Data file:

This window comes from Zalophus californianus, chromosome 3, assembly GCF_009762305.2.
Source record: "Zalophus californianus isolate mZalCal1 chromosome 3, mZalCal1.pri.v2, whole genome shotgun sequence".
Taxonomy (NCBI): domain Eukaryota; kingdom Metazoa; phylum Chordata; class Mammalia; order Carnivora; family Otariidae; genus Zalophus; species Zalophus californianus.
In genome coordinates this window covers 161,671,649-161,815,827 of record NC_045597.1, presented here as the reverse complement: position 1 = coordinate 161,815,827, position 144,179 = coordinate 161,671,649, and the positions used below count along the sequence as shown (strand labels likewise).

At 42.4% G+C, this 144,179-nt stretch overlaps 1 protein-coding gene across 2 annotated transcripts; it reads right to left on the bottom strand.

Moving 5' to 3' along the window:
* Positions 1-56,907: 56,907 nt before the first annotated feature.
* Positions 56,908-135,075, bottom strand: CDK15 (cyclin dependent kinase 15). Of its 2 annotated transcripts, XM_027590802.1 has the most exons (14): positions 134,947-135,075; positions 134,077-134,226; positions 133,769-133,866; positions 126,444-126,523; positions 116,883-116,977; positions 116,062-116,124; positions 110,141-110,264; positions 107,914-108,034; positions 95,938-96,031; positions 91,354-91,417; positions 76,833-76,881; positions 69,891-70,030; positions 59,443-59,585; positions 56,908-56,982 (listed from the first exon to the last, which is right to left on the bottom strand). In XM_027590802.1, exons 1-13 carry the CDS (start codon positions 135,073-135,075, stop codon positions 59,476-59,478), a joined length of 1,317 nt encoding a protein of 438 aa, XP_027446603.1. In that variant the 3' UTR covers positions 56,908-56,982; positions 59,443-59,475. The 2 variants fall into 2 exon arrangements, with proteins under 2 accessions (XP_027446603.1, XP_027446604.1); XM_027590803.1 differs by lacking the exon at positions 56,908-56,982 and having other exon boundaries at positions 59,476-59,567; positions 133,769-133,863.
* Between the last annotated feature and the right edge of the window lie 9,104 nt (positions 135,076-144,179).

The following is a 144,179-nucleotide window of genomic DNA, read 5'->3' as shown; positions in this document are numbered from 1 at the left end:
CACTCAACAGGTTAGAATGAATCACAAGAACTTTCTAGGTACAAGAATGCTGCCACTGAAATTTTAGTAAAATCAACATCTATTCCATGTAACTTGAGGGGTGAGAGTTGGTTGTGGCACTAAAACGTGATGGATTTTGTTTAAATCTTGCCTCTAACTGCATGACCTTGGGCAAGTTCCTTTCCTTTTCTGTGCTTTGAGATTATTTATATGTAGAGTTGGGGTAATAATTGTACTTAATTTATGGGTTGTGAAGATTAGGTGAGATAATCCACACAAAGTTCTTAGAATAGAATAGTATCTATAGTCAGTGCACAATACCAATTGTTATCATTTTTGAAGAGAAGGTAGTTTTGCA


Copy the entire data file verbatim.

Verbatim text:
This window comes from Zalophus californianus, chromosome 3, assembly GCF_009762305.2.
Source record: "Zalophus californianus isolate mZalCal1 chromosome 3, mZalCal1.pri.v2, whole genome shotgun sequence".
Taxonomy (NCBI): domain Eukaryota; kingdom Metazoa; phylum Chordata; class Mammalia; order Carnivora; family Otariidae; genus Zalophus; species Zalophus californianus.
In genome coordinates this window covers 161,671,649-161,815,827 of record NC_045597.1, presented here as the reverse complement: position 1 = coordinate 161,815,827, position 144,179 = coordinate 161,671,649, and the positions used below count along the sequence as shown (strand labels likewise).

At 42.4% G+C, this 144,179-nt stretch overlaps 1 protein-coding gene across 2 annotated transcripts; it reads right to left on the bottom strand.

Moving 5' to 3' along the window:
* Positions 1-56,907: 56,907 nt before the first annotated feature.
* Positions 56,908-135,075, bottom strand: CDK15 (cyclin dependent kinase 15). Of its 2 annotated transcripts, XM_027590802.1 has the most exons (14): positions 134,947-135,075; positions 134,077-134,226; positions 133,769-133,866; positions 126,444-126,523; positions 116,883-116,977; positions 116,062-116,124; positions 110,141-110,264; positions 107,914-108,034; positions 95,938-96,031; positions 91,354-91,417; positions 76,833-76,881; positions 69,891-70,030; positions 59,443-59,585; positions 56,908-56,982 (listed from the first exon to the last, which is right to left on the bottom strand). In XM_027590802.1, exons 1-13 carry the CDS (start codon positions 135,073-135,075, stop codon positions 59,476-59,478), a joined length of 1,317 nt encoding a protein of 438 aa, XP_027446603.1. In that variant the 3' UTR covers positions 56,908-56,982; positions 59,443-59,475. The 2 variants fall into 2 exon arrangements, with proteins under 2 accessions (XP_027446603.1, XP_027446604.1); XM_027590803.1 differs by lacking the exon at positions 56,908-56,982 and having other exon boundaries at positions 59,476-59,567; positions 133,769-133,863.
* Between the last annotated feature and the right edge of the window lie 9,104 nt (positions 135,076-144,179).

The following is a 144,179-nucleotide window of genomic DNA, read 5'->3' as shown; positions in this document are numbered from 1 at the left end:
CACTCAACAGGTTAGAATGAATCACAAGAACTTTCTAGGTACAAGAATGCTGCCACTGAAATTTTAGTAAAATCAACATCTATTCCATGTAACTTGAGGGGTGAGAGTTGGTTGTGGCACTAAAACGTGATGGATTTTGTTTAAATCTTGCCTCTAACTGCATGACCTTGGGCAAGTTCCTTTCCTTTTCTGTGCTTTGAGATTATTTATATGTAGAGTTGGGGTAATAATTGTACTTAATTTATGGGTTGTGAAGATTAGGTGAGATAATCCACACAAAGTTCTTAGAATAGAATAGTATCTATAGTCAGTGCACAATACCAATTGTTATCATTTTTGAAGAGAAGGTAGTTTTGCA